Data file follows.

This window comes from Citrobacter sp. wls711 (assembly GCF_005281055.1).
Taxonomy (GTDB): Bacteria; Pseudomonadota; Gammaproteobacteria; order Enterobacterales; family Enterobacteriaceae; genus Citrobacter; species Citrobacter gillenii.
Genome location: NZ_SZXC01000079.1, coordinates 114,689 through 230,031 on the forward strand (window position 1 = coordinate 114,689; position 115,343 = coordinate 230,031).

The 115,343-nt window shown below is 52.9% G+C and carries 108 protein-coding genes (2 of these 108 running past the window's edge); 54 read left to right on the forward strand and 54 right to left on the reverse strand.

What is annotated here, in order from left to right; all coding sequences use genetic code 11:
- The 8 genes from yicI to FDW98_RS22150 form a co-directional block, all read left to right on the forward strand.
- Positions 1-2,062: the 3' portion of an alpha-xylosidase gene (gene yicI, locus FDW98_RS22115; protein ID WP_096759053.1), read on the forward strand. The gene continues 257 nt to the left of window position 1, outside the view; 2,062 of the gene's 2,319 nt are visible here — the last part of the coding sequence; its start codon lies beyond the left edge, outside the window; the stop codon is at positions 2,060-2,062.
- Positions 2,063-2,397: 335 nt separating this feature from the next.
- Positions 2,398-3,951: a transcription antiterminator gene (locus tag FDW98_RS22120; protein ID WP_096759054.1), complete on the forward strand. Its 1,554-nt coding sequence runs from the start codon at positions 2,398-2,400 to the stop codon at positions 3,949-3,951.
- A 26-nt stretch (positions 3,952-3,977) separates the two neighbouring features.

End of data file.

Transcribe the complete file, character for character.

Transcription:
This window comes from Citrobacter sp. wls711 (assembly GCF_005281055.1).
Taxonomy (GTDB): Bacteria; Pseudomonadota; Gammaproteobacteria; order Enterobacterales; family Enterobacteriaceae; genus Citrobacter; species Citrobacter gillenii.
Genome location: NZ_SZXC01000079.1, coordinates 114,689 through 230,031 on the forward strand (window position 1 = coordinate 114,689; position 115,343 = coordinate 230,031).

The 115,343-nt window shown below is 52.9% G+C and carries 108 protein-coding genes (2 of these 108 running past the window's edge); 54 read left to right on the forward strand and 54 right to left on the reverse strand.

What is annotated here, in order from left to right; all coding sequences use genetic code 11:
- The 8 genes from yicI to FDW98_RS22150 form a co-directional block, all read left to right on the forward strand.
- Positions 1-2,062: the 3' portion of an alpha-xylosidase gene (gene yicI, locus FDW98_RS22115; protein ID WP_096759053.1), read on the forward strand. The gene continues 257 nt to the left of window position 1, outside the view; 2,062 of the gene's 2,319 nt are visible here — the last part of the coding sequence; its start codon lies beyond the left edge, outside the window; the stop codon is at positions 2,060-2,062.
- Positions 2,063-2,397: 335 nt separating this feature from the next.
- Positions 2,398-3,951: a transcription antiterminator gene (locus tag FDW98_RS22120; protein ID WP_096759054.1), complete on the forward strand. Its 1,554-nt coding sequence runs from the start codon at positions 2,398-2,400 to the stop codon at positions 3,949-3,951.
- A 26-nt stretch (positions 3,952-3,977) separates the two neighbouring features.